SSRS errors are not friendly

Today a friend of mine asked for a hand with an SSRS error he was getting. I have to admit, at the time I was pretty busy and feel bad that I didn’t answer the question completely. The error was resolved though and the find/fix by him was impressive to say the least. One thing that was frustrating for both of us was the error presented from the report server when this particular report execution failed. In short, the error was not helpful at all. There is resource to find more in-depth descriptions on the error though by turning to the trace logs that are enabled on reporting services. Below, we will go through searching for these descriptive errors in the logs.

On the report server, navigate through the directory structure to the installation folders for the SSRS binary files. In these folder you will find a folder named, LogFiles. This folder will house the default report server trace logs. All execution trace events will be logged in these flat files and can be excellent information to troubleshooting report execution issues. After understanding the trace files, it is also a great way to utilize SSIS to import and report off of them to be more proactive on the report executions.

To read in-depth on the trace logs see, “Report Server Service Trace Log

Learning how the log files are recycled can be key on finding the file that will help you in a troubleshooting session. The following extract from the BOL documentation explains just how this process is handled.

The trace log file is ReportServerService.log. The trace log is an ASCII text file. You can use any text editor to view the file. This file is located at Microsoft SQL ServerReporting ServicesLogFiles. The trace log is created daily, starting with the first entry that occurs after midnight (local time), and whenever the service is restarted. The timestamp is based on Coordinated Universal Time (UTC). The file is in EN-US format. By default, trace logs are limited to 32 megabytes and deleted after 14 days_”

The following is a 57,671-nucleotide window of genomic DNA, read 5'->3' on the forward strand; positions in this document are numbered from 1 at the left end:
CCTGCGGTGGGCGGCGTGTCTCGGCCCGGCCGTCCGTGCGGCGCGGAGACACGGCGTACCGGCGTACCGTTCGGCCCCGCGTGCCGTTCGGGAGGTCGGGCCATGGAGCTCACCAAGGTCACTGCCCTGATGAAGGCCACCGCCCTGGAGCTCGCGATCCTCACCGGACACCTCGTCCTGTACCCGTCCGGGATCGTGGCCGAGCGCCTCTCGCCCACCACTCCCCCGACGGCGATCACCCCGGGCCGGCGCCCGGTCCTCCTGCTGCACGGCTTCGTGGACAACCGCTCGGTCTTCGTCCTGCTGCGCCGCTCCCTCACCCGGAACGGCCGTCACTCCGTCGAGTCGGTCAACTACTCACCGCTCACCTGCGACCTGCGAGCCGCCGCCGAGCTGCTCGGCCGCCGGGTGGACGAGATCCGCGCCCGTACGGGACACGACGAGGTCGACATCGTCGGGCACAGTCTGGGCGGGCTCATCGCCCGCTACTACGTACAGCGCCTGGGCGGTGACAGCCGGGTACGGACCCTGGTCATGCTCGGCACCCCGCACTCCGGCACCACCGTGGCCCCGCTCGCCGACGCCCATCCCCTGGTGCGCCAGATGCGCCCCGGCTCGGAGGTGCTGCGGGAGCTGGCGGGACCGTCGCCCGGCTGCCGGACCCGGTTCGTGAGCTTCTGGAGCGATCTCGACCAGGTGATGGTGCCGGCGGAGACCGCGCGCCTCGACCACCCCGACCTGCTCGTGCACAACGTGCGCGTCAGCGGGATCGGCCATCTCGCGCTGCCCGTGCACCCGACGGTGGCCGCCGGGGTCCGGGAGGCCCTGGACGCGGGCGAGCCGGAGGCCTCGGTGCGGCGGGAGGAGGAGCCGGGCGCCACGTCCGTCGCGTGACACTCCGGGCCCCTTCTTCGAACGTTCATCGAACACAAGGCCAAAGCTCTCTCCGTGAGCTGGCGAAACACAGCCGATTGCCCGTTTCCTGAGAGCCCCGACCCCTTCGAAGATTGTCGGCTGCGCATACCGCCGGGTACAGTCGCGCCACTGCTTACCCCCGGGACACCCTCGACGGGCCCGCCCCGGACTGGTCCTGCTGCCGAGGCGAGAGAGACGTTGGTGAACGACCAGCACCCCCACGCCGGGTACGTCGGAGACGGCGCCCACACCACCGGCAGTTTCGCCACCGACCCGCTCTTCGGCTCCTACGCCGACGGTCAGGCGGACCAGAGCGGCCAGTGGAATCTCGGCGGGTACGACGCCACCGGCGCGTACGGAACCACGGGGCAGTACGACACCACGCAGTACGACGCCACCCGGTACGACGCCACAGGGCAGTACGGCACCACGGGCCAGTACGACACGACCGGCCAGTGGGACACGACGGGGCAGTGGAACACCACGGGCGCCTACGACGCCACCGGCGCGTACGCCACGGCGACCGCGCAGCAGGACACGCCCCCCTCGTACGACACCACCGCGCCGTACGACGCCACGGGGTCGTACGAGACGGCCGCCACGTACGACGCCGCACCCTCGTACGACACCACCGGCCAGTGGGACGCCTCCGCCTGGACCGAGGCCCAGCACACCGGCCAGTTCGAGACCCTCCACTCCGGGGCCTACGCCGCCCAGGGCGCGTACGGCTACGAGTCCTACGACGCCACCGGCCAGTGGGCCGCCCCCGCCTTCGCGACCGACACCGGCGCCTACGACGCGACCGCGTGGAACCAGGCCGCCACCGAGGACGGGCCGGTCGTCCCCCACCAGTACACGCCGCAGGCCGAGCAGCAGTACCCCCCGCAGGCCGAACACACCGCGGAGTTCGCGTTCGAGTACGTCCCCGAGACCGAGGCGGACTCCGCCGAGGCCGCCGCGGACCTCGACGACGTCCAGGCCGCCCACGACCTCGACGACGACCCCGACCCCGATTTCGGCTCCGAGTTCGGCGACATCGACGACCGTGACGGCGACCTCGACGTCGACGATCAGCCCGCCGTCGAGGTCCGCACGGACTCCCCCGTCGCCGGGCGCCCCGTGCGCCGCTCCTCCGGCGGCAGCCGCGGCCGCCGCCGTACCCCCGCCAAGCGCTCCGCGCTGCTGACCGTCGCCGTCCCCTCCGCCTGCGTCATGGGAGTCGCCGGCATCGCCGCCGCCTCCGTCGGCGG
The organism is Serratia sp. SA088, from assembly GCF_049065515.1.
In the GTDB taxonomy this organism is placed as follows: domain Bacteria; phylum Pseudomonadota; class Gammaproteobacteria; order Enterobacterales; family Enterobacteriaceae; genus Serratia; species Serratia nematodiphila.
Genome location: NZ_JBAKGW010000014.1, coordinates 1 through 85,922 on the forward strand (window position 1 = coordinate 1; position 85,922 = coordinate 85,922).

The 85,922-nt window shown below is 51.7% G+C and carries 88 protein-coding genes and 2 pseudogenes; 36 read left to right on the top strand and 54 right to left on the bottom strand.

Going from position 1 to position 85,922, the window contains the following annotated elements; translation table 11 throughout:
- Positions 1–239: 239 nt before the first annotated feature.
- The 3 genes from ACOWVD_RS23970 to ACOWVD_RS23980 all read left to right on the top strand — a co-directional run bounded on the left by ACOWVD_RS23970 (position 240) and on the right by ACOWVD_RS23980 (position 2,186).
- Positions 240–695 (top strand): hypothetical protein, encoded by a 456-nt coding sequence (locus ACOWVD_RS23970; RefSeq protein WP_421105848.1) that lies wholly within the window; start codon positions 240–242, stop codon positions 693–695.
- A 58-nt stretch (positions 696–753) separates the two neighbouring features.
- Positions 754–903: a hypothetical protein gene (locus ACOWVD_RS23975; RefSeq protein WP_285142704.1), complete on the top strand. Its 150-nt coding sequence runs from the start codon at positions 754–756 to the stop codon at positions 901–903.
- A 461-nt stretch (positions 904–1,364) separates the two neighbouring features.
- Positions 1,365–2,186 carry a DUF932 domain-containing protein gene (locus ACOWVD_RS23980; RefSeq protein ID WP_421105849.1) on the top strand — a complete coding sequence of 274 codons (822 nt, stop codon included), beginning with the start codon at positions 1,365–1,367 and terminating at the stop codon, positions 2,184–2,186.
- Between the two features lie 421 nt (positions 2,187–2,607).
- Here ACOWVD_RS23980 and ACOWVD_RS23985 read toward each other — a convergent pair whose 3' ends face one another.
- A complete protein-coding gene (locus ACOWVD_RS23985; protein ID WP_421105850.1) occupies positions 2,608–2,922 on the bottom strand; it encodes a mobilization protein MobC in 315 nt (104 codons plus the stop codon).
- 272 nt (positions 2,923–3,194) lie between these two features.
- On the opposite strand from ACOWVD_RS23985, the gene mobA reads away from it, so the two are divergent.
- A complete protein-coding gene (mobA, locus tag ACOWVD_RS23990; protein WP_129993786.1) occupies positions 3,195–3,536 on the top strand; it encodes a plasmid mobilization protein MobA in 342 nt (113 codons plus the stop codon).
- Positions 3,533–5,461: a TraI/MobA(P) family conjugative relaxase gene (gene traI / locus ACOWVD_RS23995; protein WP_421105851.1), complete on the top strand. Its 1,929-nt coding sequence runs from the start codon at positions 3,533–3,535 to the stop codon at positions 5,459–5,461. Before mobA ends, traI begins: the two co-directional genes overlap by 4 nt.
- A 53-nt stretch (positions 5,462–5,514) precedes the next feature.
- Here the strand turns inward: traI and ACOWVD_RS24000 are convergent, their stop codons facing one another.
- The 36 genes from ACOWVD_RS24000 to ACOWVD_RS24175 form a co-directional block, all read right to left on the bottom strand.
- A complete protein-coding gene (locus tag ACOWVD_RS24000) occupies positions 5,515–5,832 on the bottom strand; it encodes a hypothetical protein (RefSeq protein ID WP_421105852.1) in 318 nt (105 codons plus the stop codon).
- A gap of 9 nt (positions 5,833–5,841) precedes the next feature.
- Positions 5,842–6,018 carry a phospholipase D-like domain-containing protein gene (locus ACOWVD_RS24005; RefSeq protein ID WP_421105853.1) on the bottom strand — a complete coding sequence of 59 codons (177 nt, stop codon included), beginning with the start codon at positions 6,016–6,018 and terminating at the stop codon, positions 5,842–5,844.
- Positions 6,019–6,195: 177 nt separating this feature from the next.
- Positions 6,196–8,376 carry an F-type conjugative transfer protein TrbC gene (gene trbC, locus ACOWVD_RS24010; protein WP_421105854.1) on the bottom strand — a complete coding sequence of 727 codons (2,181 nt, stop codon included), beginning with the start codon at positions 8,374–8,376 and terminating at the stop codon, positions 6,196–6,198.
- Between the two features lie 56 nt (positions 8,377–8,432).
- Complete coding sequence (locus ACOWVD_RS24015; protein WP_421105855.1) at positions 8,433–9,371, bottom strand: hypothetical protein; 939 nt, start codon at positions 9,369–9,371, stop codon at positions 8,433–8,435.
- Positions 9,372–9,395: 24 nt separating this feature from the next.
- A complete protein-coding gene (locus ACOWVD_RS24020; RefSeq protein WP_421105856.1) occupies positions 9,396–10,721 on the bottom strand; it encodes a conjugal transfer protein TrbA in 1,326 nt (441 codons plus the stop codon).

Knowing the recycle times and when a new log is created can lower the length of time spent on searching them for the error needed.

Troubleshoot the report error

To show an error in a real-life scenario, I forced a deadlock while executing a report. In Reporting Services the error messages presented in reporting frontend and in the tables located in the ReportServer are limited. This isn’t a horrible aspect given the amount of further logging we have to utilize.

Behind the scenes we need to determine the root cause of the error still to resolve the error. The first place to check for further information would be the ExecutionLog view. This will allow you to see the high level report server error and the error that can be presented to the user.

To do this we can select from the ExecutionLog view based on the ReportID at hand. In this case, the Status column results were rsProcessingAborted for the report that presented was forced into a deadlock. We now know that the report was the initial failure and can go further into determining the root cause.

The next step is to review the Report Server Service Trace Log to obtain a full stack of the error.

Open the LogFiles directory

Example path: C:SQLBINARYMSSQL.3Reporting ServicesLogFiles

Determine the time the error occurred and open the log file that coincides with the error. In order to find the error quickly, you can search for the logical name of the report. When searching for this particular report name, the following stack trace was found

_ReportingServicesService!library!a!03/29/2010-16:20:07:: i INFO: Call to RenderFirst( ‘/folder/report name’ ) ReportingServicesService!processing!a!3/29/2010-16:20:41:: e ERROR: Throwing Microsoft.ReportingServices.ReportProcessing.ReportProcessingException: Cannot read the next data row for the data set {me}., ;

Info: Microsoft.ReportingServices.ReportProcessing.ReportProcessingException: Cannot read the next data row for the data set {me}. —> System.Data.SqlClient.SqlException: Transaction (Process ID 306) was deadlocked on lock resources with another process and has been chosen as the deadlock victim. Rerun the transaction.

at System.Data.SqlClient.SqlConnection.OnError(SqlException exception, Boolean breakConnection)

at System.Data.SqlClient.SqlInternalConnection.OnError(SqlException exception, Boolean breakConnection)

at System.Data.SqlClient.TdsParser.ThrowExceptionAndWarning(TdsParserStateObject stateObj)

at System.Data.SqlClient.TdsParser.Run(RunBehavior runBehavior, SqlCommand cmdHandler, SqlDataReader dataStream, BulkCopySimpleResultSet bulkCopyHandler, TdsParserStateObject stateObj)

at System.Data.SqlClient.SqlDataReader.HasMoreRows()

at System.Data.SqlClient.SqlDataReader.ReadInternal(Boolean setTimeout)

at System.Data.SqlClient.SqlDataReader.Read()

at Microsoft.ReportingServices.DataExtensions.DataReaderWrapper.Read()

at Microsoft.ReportingServices.DataExtensions.MappingDataReader.GetNextRow()

— End of inner exception stack trace —_

We can now see that the root cause of the report failure was, “Transaction (Process ID 306) was deadlocked on lock resources with another process and has been chosen as the deadlock victim. Rerun the transaction.”.

In closing

The Report Server Service Trace Logs are a great resource for troubleshooting errors on your reporting instances. By default, the trace is enabled and I highly recommend keeping it that way so when errors do present themselves, answers can be quickly found and resolutions formulated.